By Fox Doucette
Saturday night in Atlantic City, New Jersey, Andre Ward (24-0, 13 KOs) of Oakland, California will take on the UK’s Carl Froch (28-1, 20 KOs) for the WBA, WBC, Ring Magazine, and popular consensus super middleweight championship of the world. Besides being the first time anything relevant has happened on the Boardwalk since someone landed on it with a hotel and paid you $2000, this fight represents the end of a long, strange trip in the sport and may not even achieve the goal it set out to accomplish, since a large contingent of Lucian Bute supporters would dispute the “undisputed champion” designation the Super Six tournament sought to create.
The tournament itself is a prime example of why anyone who suggests a “group stage” in a boxing tournament should probably be drug tested since he’s clearly chasing his LSD with absinthe. Even the most ardent boxing fan needs the assistance of Boxrec, Wikipedia, and the Cliffs Notes in order to decipher the group stage results. After the very first group stage round, Jermain Taylor did what you would expect someone who had been savagely beaten (by Arthur Abraham by 12th round KO) would do; he semi-retired in order to collect himself and come back to the sport on his own terms. Super Six became a super substitution as Allan Green stepped in to fill the shoes vacated by Taylor’s departure.
The second group stage round claimed two victims independently of the results on the league table. Mikkel Kessler, citing an eye injury sustained after defeating eventual finalist Froch, withdrew from the tournament to be replaced by Glen Johnson. Andre Dirrell, understandably dazed and in no condition for tournament fighting after Arthur Abraham hit him when he was down with a cheap shot, similarly was forced to withdraw, and the final group stage finished with a whimper as Ward got a forfeit win, Froch won an ultimately meaningless fight against Abraham since both men were assured a spot in the finals, and Glen Johnson got the benefit of being Johnny come lately against Green, who had as the net effect of his participation ironclad proof that he was not to be seen as a contender at 168 pounds.
At least the knock-out stages, though to this point ironically named since both semi-finals went the distance, went off without a hitch. Ward finally exposed Arthur Abraham once and for all by a very wide unanimous decision (120-108, 118-110, 118-111) in which Abraham threw very few punches from the seventh round onward. Carl Froch won a similarly wide decision in the eyes of most observers against Glen Johnson, the only point of controversy being an absurd majority decision (116-112, 117-111, 114-114) that did not reflect how thoroughly one-sided the fight in fact was (most press row observers had the fight ten rounds to two for the Englishman.)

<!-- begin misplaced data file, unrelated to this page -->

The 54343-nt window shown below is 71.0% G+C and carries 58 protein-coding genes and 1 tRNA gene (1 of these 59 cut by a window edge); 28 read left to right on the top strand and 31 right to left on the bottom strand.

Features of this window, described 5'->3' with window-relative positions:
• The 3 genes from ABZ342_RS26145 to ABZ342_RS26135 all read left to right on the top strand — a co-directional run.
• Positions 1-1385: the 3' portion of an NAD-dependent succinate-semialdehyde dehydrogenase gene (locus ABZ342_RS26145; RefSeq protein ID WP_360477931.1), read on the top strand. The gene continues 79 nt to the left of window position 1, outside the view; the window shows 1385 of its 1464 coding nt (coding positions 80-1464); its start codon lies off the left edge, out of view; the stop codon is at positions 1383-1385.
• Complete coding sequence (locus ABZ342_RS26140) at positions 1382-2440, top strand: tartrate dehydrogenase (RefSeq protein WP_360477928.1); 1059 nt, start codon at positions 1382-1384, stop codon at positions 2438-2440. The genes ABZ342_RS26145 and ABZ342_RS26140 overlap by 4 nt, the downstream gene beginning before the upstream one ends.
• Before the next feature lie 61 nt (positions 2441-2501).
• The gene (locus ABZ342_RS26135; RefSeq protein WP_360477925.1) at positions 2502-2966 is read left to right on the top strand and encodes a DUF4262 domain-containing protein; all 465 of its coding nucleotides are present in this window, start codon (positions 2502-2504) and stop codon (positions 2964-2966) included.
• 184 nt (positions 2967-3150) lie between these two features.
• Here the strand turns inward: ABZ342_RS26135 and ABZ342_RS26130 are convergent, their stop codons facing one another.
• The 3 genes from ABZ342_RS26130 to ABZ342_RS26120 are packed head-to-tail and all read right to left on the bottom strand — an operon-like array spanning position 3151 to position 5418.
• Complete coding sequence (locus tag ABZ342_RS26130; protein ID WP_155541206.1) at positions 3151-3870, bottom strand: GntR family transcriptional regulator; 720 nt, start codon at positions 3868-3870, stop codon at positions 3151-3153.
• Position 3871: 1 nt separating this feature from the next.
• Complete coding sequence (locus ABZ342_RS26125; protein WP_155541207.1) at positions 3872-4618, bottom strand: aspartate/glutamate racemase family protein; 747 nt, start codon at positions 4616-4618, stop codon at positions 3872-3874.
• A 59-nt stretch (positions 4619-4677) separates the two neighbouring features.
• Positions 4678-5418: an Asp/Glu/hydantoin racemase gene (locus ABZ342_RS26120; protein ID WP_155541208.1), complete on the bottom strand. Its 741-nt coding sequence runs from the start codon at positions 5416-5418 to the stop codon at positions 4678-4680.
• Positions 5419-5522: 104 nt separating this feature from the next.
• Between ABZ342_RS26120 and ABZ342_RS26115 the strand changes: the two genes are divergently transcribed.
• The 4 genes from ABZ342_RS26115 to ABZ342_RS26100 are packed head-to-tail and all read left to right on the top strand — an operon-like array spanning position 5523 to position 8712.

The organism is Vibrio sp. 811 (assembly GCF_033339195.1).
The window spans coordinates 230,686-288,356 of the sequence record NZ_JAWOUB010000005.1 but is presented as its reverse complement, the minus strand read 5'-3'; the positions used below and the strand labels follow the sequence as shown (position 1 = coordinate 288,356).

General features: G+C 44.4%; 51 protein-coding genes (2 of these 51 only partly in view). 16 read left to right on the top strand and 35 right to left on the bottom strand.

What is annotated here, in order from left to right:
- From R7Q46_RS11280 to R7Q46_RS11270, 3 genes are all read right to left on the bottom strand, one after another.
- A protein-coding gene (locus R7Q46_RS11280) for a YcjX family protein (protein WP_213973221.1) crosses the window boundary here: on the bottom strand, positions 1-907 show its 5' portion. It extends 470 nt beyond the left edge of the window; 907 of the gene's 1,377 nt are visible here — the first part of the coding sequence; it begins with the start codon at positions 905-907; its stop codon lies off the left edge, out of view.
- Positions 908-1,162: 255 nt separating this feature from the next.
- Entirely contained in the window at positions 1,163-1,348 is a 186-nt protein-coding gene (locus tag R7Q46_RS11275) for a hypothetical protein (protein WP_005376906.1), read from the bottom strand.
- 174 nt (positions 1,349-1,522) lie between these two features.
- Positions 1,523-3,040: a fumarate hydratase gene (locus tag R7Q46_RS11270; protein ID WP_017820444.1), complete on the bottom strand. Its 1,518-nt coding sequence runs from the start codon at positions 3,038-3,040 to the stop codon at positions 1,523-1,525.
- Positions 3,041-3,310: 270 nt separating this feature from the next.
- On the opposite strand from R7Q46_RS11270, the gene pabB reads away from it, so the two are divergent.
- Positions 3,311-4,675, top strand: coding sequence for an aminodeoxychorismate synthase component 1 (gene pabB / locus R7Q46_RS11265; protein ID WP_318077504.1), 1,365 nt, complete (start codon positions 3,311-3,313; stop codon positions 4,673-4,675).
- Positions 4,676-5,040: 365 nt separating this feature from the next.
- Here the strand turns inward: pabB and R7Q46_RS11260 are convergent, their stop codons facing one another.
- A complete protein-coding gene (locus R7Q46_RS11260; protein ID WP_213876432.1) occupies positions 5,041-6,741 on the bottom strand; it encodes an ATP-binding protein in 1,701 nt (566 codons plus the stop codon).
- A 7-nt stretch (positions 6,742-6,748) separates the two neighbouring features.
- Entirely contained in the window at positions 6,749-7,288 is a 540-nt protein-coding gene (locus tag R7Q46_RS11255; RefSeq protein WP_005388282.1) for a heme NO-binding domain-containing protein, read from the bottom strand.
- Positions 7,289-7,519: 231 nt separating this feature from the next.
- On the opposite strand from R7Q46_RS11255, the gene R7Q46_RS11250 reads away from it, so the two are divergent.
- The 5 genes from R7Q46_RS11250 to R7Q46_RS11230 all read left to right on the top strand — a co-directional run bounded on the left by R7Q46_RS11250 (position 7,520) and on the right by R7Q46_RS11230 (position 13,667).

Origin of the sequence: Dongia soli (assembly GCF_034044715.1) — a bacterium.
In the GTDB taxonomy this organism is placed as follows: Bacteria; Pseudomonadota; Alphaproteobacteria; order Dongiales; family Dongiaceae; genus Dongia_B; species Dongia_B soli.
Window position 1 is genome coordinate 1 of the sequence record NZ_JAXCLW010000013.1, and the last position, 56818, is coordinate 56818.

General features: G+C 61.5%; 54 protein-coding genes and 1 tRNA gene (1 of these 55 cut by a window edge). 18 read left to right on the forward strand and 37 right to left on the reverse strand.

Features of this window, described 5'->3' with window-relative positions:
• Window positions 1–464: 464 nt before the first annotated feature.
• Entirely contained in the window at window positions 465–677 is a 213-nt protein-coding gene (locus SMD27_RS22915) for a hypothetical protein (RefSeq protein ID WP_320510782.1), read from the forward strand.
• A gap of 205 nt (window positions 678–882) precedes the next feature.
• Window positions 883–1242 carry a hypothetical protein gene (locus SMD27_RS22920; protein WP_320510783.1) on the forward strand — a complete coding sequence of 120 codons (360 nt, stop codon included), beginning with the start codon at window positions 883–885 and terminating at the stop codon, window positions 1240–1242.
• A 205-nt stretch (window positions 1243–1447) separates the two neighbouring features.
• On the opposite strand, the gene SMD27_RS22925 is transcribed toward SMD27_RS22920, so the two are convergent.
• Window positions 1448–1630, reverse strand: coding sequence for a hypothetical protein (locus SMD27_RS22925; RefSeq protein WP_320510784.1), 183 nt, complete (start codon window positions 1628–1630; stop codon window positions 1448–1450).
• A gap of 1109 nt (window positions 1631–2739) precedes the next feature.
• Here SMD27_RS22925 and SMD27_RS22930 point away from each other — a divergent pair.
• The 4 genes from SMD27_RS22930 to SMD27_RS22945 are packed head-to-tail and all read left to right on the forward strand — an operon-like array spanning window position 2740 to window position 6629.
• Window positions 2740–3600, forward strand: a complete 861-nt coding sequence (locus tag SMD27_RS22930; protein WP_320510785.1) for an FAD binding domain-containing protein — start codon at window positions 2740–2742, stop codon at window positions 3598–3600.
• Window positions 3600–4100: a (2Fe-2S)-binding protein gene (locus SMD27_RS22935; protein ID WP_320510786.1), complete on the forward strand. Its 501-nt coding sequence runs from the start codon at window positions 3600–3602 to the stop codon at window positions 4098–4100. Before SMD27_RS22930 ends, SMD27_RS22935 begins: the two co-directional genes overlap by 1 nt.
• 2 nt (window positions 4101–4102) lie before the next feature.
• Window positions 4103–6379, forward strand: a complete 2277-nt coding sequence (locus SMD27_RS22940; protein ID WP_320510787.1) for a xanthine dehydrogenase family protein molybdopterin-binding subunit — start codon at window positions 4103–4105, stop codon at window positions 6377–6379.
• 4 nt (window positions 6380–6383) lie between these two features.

So what we are left with is US vs. UK, the pride of Oakland vs. the Sheriff of Nottingham (and really, Froch can call himself “The Cobra” all he wants, he’s missing an opportunity there), and a fight that may very well turn out to be a dull, anticlimactic finish to a tournament that went on far too long for all but the most hardcore fans to follow (and indeed as mentioned, even the hardcore thank their lucky stars for the Internet when trying to talk intelligently about the series.)
The problem, as is so often the case when fighters put on less than thrilling contests, is in the fighters’ styles. Andre Ward is a tremendously technically sound fighter. For twelve rounds he carries the action, taking only necessary risks, never leaving himself exposed to a potential knockout punch. He is a boxer in the purest sense of the term. Against all but the most pressure-oriented of fighters, Ward can stay on the outside, frustrate his opponent, and gain a unanimous decision without giving the fans any “ooh” moments. He is the Klitschko brothers minus the knockout power and minus about eighty pounds. Carl Froch does not strike the observer as the kind of fighter who can get in and force Ward to fight a slugfest on the inside. Froch probably lacks the pure knockout power required to stop Ward, since against Abraham and Johnson the Nottingham native was unable to do real damage to either fighter.
What we’re left with is a situation that on paper appears to favor another fight like Ward’s wins over Abraham, Green, and (in a non-tournament fight in November of 2010) Sakio Bika. Meanwhile, we all watch and wait for the inevitable fight between the winner of this contest against Lucian Bute, who surely waits in the wings to complete his three-fight television contract with Showtime in spectacular fashion. Fireworks from Ward or Froch on Saturday would be nice, but the odds favor a fight which promises to be like the December night in New Jersey; long, cold, and dreary.
Fox Doucette covers ESPN Friday Night Fights for The Boxing Tribune. His weekly column, The Southpaw, appears on Thursdays. He thinks Ward will win a low-action decision Saturday. Fan mail, hate mail, and LSD-spiked absinthe can be sent to email@example.com.
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